The problem isn’t that the past was good and the present bad. On the contrary, I’d say much of the present is far better than much of the past. But that still doesn’t make birthing on your back any better. It doesn’t mean that mysterious and supposedly ‘nutritional’ power bars are any better for you, or that our world of diets and fast food has in any sense of the word actually improved upon the common sense eating of the past.
Tradition and progress have always occurred hand in hand. Some eras have seen the honest efforts of much needed change quashed in the tyranny of the traditional or the status quo; and some eras have seen the wisdom of the status quo trampled on by the tyranny of experts and progress. But most of the time the two work in tandem, as a civilizational tango, in an ebb and flow of trial and error and innovation.
Innovation is key to progress, but I think it is also key to tradition. That is what so many traditionalists and critics of tradition forget. Folk ways are nothing more than a long series of small innovations. So is medical advancement.
I suppose the trick now is to restore some of what has been lost. I think this is a worthy conservative project. 30% of American women have c-sections instead of vaginal births – a number far higher than in Europe or elsewhere around the globe. Most women opt for an epidural to numb the pain (and can you blame them – especially since so many still are instructed to lie on their back to give birth?). Virtually all women go to the hospital rather than have home births – partly because this is now the ‘traditional’ way but also because most insurance companies don’t cover midwife services or home deliveries. Somehow it is far cheaper for most Americans to go to an expensive hospital with expensive doctors than to have their babies at home. Many of the wonderful technologies we have developed really do save lives, but that doesn’t mean they are always necessary or beneficial in most cases.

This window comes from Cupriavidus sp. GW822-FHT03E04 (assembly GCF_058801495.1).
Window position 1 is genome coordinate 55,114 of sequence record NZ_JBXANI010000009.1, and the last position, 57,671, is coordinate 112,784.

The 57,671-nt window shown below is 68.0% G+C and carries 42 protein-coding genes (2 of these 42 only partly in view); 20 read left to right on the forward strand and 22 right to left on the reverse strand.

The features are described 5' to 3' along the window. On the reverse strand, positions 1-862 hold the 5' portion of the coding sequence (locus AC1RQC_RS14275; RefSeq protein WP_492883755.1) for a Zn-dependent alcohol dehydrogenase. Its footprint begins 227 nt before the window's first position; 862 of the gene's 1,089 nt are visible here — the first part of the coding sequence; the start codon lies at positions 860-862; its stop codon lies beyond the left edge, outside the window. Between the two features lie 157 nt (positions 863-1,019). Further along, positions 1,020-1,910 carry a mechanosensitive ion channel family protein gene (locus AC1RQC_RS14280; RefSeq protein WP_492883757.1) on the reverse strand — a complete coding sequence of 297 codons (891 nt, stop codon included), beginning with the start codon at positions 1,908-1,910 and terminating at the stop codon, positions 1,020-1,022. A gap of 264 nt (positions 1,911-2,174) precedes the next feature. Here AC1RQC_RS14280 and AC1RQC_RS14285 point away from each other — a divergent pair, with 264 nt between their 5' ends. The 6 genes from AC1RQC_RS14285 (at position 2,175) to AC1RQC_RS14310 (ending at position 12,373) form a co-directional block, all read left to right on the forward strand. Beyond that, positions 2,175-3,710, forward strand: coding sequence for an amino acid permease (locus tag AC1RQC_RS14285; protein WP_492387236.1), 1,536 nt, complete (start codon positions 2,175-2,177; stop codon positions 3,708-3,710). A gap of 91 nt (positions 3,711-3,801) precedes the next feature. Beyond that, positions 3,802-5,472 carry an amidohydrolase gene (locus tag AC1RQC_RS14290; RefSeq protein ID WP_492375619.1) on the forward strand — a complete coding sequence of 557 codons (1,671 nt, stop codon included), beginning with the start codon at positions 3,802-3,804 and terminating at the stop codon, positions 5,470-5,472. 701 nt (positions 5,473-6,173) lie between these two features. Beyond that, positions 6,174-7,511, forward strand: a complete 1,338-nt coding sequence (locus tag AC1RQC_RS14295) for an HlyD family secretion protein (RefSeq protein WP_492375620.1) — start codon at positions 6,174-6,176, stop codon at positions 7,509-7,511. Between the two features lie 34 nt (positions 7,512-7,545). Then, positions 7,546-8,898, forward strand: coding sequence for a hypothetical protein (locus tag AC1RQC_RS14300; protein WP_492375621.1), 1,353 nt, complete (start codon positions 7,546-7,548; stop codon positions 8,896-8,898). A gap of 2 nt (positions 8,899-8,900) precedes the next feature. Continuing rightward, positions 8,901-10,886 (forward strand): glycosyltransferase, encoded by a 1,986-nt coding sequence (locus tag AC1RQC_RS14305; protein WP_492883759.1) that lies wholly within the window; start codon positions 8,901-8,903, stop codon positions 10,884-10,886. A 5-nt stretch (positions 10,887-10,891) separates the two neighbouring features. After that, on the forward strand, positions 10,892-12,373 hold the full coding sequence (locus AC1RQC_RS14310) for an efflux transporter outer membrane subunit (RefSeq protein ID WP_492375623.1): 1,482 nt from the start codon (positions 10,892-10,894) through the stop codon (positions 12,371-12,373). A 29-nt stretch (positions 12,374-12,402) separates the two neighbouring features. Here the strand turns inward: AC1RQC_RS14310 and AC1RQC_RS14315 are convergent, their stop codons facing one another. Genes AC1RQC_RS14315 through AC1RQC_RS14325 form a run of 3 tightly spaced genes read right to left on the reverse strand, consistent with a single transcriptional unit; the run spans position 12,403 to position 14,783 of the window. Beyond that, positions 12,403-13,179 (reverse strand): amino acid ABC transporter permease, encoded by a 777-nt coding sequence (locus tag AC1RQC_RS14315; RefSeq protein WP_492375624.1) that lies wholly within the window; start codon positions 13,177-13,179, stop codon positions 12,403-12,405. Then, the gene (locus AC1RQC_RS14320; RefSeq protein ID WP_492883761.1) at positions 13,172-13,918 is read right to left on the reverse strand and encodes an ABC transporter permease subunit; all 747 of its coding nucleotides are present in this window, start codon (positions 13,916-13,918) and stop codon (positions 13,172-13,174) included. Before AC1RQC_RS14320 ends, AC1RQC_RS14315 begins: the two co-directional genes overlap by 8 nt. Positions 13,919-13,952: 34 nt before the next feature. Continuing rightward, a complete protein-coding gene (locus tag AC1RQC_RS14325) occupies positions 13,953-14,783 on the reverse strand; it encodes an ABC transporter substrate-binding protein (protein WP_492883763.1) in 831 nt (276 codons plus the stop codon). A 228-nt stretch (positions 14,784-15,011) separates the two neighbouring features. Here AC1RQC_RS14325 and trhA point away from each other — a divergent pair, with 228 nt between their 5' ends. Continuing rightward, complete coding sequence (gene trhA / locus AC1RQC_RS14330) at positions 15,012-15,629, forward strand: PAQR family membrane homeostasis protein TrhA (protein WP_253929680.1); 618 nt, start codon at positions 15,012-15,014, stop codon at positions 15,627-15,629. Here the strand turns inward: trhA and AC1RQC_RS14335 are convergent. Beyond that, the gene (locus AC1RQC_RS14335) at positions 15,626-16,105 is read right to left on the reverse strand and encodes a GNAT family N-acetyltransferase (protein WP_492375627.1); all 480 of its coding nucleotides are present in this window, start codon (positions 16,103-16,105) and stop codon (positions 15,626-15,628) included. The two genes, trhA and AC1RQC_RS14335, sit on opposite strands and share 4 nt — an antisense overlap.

And of course birth is hardly the only area where scientism has displaced (or perhaps forcibly overthrown) conventional wisdom. The coup d’etat of folk or conventional wisdom has seeped into innumerable aspects of our life. Indeed, I am suddenly reminded of John Schwenkler’s excellent essay on food tradition, wherein he writes: